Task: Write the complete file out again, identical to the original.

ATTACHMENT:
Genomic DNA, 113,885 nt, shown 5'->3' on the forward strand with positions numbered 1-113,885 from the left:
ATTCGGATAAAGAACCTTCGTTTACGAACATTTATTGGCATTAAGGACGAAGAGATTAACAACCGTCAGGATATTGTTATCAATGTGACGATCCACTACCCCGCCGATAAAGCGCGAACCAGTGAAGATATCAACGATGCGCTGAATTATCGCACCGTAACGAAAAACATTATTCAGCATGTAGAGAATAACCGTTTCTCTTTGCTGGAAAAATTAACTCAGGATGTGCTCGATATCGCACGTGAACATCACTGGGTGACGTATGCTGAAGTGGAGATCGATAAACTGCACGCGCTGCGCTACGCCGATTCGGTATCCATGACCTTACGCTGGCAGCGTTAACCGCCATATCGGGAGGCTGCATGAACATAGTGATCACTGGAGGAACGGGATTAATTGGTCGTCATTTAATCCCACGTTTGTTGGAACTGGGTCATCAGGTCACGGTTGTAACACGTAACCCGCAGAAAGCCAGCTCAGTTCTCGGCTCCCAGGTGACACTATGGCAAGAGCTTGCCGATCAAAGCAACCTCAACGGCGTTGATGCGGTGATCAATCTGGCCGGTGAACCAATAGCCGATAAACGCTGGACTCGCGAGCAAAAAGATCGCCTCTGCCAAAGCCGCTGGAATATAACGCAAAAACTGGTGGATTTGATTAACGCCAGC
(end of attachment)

Genomic DNA, 113,885 nt, shown 5'->3' on the forward strand with positions numbered 1-113,885 from the left:
ATTCGGATAAAGAACCTTCGTTTACGAACATTTATTGGCATTAAGGACGAAGAGATTAACAACCGTCAGGATATTGTTATCAATGTGACGATCCACTACCCCGCCGATAAAGCGCGAACCAGTGAAGATATCAACGATGCGCTGAATTATCGCACCGTAACGAAAAACATTATTCAGCATGTAGAGAATAACCGTTTCTCTTTGCTGGAAAAATTAACTCAGGATGTGCTCGATATCGCACGTGAACATCACTGGGTGACGTATGCTGAAGTGGAGATCGATAAACTGCACGCGCTGCGCTACGCCGATTCGGTATCCATGACCTTACGCTGGCAGCGTTAACCGCCATATCGGGAGGCTGCATGAACATAGTGATCACTGGAGGAACGGGATTAATTGGTCGTCATTTAATCCCACGTTTGTTGGAACTGGGTCATCAGGTCACGGTTGTAACACGTAACCCGCAGAAAGCCAGCTCAGTTCTCGGCTCCCAGGTGACACTATGGCAAGAGCTTGCCGATCAAAGCAACCTCAACGGCGTTGATGCGGTGATCAATCTGGCCGGTGAACCAATAGCCGATAAACGCTGGACTCGCGAGCAAAAAGATCGCCTCTGCCAAAGCCGCTGGAATATAACGCAAAAACTGGTGGATTTGATTAACGCCAGC